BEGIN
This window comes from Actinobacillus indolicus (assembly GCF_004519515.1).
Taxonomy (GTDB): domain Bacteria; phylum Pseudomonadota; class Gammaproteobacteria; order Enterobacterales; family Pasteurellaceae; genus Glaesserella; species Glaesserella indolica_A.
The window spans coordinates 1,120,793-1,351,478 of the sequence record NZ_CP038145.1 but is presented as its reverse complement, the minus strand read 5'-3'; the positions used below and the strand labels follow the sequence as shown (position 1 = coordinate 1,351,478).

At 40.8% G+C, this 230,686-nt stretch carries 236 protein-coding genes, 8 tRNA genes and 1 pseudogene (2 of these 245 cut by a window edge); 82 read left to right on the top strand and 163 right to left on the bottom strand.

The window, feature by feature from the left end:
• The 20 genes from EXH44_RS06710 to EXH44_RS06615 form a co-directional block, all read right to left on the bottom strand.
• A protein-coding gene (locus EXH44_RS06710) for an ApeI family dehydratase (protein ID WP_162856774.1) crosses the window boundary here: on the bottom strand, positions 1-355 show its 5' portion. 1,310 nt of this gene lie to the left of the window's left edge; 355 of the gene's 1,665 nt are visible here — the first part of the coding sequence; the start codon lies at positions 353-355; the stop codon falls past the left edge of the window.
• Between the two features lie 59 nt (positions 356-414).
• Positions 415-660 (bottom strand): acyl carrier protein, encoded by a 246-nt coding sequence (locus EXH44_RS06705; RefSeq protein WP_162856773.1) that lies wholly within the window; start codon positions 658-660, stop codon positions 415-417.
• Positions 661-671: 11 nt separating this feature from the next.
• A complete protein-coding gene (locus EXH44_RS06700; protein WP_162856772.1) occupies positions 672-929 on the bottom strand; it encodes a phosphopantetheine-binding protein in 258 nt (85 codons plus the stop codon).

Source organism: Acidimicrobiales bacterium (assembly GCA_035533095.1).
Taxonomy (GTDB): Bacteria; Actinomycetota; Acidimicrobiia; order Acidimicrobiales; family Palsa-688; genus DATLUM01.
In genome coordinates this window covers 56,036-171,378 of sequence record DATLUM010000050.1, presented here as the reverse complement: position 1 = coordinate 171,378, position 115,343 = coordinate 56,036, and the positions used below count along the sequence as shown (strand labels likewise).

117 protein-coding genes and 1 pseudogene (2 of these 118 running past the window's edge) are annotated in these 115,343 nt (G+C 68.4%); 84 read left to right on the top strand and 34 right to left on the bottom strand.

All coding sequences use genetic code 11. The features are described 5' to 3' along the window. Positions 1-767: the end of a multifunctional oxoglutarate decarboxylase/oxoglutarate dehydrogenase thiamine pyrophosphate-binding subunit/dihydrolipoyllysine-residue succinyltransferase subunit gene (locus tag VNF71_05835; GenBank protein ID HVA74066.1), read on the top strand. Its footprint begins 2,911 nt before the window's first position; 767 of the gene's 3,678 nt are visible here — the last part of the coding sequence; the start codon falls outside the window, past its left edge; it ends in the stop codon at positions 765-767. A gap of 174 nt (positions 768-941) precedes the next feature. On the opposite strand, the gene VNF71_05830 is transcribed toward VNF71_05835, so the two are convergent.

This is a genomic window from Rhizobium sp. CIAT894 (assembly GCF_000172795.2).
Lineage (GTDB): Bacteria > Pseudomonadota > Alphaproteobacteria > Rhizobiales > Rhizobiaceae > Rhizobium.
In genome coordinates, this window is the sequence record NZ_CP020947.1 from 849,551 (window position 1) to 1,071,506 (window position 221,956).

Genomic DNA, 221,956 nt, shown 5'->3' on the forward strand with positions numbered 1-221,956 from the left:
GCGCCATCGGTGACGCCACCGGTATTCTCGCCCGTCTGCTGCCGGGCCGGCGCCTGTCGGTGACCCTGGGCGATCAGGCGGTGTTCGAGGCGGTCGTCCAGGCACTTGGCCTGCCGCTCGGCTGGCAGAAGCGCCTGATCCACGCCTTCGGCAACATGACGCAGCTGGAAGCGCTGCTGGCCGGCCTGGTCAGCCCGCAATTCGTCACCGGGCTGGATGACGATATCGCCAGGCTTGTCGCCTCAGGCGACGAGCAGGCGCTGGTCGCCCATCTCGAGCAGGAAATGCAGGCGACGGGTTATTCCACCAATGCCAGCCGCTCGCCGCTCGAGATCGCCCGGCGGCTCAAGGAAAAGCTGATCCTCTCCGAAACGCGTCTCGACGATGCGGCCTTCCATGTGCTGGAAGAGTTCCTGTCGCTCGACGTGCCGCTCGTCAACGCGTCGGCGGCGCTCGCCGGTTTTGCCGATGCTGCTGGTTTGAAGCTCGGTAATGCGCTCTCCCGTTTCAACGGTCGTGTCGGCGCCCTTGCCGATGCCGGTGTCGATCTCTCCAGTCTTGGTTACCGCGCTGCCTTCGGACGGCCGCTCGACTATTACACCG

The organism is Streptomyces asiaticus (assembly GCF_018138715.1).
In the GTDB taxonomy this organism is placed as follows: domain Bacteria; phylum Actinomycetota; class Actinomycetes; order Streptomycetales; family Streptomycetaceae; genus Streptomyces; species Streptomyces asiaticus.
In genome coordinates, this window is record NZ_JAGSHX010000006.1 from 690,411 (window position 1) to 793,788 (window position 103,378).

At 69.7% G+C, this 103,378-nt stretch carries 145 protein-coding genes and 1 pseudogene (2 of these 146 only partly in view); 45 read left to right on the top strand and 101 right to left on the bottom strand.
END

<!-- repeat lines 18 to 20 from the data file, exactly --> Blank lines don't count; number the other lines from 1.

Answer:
Lineage (GTDB): Bacteria > Pseudomonadota > Alphaproteobacteria > Rhizobiales > Rhizobiaceae > Rhizobium.
In genome coordinates, this window is the sequence record NZ_CP020947.1 from 849,551 (window position 1) to 1,071,506 (window position 221,956).

Genomic DNA, 221,956 nt, shown 5'->3' on the forward strand with positions numbered 1-221,956 from the left: